Nutrition for older, physically active people is key to maintaining wellness and proper body function. Here are some rules to follow to stay healthy.
Physically active people need to make sure that they regularly supply their bodies with lost water. This rule especially applies to active seniors, as their body has an increased demand. As we age, the human body loses the ability to conserve water, so older people may feel thirsty somewhat less frequently. For this reason, they should pay even more attention to their fluid intake. After every workout, walk or any other activity, seniors should replenish their body’s water levels. It is estimated that people over the age of 60 should take in 2 to even 3 liters of fluids per day. In addition to water, you can also drink other healthy beverages. Herbal infusions, green tea, natural fruit juices, milkshakes or vegetable soups work well. For seniors, adequate water helps the digestive system and improves kidney function.
As we age, metabolism and the proper functioning of the digestive system deteriorates. This is manifested by abdominal pain, diarrhea, constipation, a feeling of tightness in the abdomen, and a decreased appetite. The consumption of high-fiber foods can help prevent these symptoms. The nutrient also supports heart function and reduces the risk of nervous system disorders. Physical activity helps the metabolism in seniors, but it is not sufficient. The inclusion of dietary fiber in the diet can significantly improve bowel function and protect the body from unwanted disorders. Whole grains, such as pasta, bread, flour, brown rice, avocados, bananas, blueberries, nuts, and corn, provide the most nutrition.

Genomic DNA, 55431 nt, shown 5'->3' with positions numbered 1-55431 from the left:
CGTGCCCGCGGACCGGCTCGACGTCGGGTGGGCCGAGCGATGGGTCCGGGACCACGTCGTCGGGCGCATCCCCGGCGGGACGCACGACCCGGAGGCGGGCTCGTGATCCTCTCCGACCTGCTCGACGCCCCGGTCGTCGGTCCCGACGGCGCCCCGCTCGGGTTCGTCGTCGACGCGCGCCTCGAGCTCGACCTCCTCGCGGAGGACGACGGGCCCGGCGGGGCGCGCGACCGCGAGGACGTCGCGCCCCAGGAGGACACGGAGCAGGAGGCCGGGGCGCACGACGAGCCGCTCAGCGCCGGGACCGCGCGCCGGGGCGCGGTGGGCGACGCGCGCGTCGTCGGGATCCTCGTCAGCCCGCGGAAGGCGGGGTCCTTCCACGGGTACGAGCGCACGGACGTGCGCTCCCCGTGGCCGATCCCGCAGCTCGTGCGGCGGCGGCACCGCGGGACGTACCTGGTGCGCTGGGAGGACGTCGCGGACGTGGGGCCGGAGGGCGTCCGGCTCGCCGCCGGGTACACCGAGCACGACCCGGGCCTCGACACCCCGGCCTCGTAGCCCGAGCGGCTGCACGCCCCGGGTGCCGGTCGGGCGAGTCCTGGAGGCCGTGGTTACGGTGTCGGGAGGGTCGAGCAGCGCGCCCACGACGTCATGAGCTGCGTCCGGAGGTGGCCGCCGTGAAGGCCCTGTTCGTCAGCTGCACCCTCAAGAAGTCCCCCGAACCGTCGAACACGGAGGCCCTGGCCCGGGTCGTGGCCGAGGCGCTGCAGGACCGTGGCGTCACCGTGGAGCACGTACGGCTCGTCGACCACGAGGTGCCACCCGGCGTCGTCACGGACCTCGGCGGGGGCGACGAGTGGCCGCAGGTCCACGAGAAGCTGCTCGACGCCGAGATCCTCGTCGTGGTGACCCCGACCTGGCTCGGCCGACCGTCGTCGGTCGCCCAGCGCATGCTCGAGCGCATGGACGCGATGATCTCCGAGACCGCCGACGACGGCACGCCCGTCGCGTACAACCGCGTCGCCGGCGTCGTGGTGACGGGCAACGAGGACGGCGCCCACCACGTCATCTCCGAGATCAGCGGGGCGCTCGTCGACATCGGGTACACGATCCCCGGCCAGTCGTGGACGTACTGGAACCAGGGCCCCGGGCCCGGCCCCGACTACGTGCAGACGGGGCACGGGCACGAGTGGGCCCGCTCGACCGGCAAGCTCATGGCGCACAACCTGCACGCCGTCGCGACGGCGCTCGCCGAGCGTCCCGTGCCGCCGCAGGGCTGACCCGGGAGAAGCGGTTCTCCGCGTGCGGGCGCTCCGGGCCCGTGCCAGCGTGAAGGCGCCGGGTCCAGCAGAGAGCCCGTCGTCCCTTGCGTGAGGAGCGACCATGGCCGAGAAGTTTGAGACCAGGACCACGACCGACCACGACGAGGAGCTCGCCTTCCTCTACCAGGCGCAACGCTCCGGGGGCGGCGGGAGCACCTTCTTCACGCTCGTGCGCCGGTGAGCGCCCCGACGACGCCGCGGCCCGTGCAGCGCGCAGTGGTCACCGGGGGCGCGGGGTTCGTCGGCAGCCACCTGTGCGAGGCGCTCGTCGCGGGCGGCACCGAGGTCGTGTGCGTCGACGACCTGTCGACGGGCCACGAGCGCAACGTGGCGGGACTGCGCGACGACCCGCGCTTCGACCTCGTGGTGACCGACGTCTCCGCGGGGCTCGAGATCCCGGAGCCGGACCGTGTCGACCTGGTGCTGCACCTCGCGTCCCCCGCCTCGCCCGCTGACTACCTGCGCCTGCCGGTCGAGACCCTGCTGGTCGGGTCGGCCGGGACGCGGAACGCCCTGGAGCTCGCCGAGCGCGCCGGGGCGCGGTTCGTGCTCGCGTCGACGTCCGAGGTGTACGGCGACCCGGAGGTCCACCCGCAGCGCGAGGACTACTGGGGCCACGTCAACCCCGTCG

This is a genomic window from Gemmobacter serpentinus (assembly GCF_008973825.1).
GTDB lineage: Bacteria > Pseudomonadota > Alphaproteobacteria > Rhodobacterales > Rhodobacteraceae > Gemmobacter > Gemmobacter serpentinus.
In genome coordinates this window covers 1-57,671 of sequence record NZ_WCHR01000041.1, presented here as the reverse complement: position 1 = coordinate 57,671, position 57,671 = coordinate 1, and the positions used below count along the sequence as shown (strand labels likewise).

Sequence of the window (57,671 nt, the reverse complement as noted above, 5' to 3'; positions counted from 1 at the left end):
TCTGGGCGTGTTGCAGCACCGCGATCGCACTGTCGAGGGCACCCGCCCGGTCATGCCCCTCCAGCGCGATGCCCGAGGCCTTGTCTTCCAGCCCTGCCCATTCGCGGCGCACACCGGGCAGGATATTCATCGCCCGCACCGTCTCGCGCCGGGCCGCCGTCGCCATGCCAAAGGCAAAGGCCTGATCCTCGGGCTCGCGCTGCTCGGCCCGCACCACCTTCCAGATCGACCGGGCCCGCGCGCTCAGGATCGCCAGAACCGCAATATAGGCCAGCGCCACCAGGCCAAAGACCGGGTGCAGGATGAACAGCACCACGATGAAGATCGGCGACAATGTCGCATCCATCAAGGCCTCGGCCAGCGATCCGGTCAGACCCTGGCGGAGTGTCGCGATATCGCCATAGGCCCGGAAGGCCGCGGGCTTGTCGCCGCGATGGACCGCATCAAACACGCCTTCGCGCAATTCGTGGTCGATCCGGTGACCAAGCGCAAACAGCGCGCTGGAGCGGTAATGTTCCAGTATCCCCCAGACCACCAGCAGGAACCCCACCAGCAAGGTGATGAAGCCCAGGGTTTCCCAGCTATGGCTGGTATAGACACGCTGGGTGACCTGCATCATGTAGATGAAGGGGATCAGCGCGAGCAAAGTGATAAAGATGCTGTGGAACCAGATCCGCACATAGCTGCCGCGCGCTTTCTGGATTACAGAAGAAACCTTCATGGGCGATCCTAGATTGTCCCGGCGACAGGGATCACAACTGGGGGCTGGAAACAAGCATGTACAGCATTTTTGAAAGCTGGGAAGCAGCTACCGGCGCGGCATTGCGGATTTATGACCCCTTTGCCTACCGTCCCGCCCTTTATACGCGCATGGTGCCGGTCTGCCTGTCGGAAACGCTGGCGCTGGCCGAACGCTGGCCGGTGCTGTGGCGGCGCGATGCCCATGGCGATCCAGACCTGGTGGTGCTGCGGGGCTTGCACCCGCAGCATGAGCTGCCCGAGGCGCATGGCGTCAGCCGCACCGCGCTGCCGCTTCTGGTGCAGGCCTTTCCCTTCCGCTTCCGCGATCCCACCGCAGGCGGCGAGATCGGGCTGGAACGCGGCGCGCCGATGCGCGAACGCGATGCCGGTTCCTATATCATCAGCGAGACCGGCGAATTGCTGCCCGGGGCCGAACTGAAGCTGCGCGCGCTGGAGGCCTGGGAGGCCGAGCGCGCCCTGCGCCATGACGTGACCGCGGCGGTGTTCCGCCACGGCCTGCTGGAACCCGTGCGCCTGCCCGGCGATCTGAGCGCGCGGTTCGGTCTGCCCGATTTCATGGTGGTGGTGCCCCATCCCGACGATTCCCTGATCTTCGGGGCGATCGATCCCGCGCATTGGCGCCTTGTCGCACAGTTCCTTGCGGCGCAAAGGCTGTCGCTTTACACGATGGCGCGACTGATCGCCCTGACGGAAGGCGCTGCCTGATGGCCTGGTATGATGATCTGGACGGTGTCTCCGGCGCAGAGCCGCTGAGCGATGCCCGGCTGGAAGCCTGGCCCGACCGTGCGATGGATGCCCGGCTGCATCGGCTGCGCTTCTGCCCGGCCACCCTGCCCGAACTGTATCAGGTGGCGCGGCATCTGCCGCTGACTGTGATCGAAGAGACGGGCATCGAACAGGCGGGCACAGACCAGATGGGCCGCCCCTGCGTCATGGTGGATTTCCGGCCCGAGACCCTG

Seniors who are physically active should also make sure to minimize salt in their diet because it flushes salt out of the body. Taste also deteriorates with age, so it’s a good idea to replace salt with fresh herbs and spices that will give dishes an equally distinct flavor. Curry, turmeric, garlic, basil or rosemary will be a great choice. Excessive salt consumption in old age, can lead to elevated blood pressure and ultimately increase the risk of heart disease or stroke or heart attack.
It’s also a good idea to eliminate saturated fats, which are harmful to the body, from the diet of an active senior. In addition to affecting organ function, fatty acids also raise cholesterol levels, increase the risk of atherosclerosis and build up body fat, increasing body weight. Unhealthy fats can easily be replaced with beneficial monounsaturated fats, which help prevent inflammation, significantly reduce the risk of heart disease and do not affect cholesterol levels. The healthiest nutrient for an active senior is omega-3 fatty acids, which can be found in olive oil, nuts, avocados, fish (tuna, mackerel), as well as flax seeds and canola oil.
Balancing your diet also means regularly providing your body with the vitamins, minerals, and nutrients it needs. Seniors who are physically active should prioritize vitamin D supplementation, which supports the immune system, strengthens bones, and improves brain function. Equally important in a senior’s diet is vitamin A, which is responsible for improving vision, strengthening liver function, and proper hormonal function. When deciding on physical activity in old age, it is also worth taking care of supplementation of vitamins C, B12 and E.
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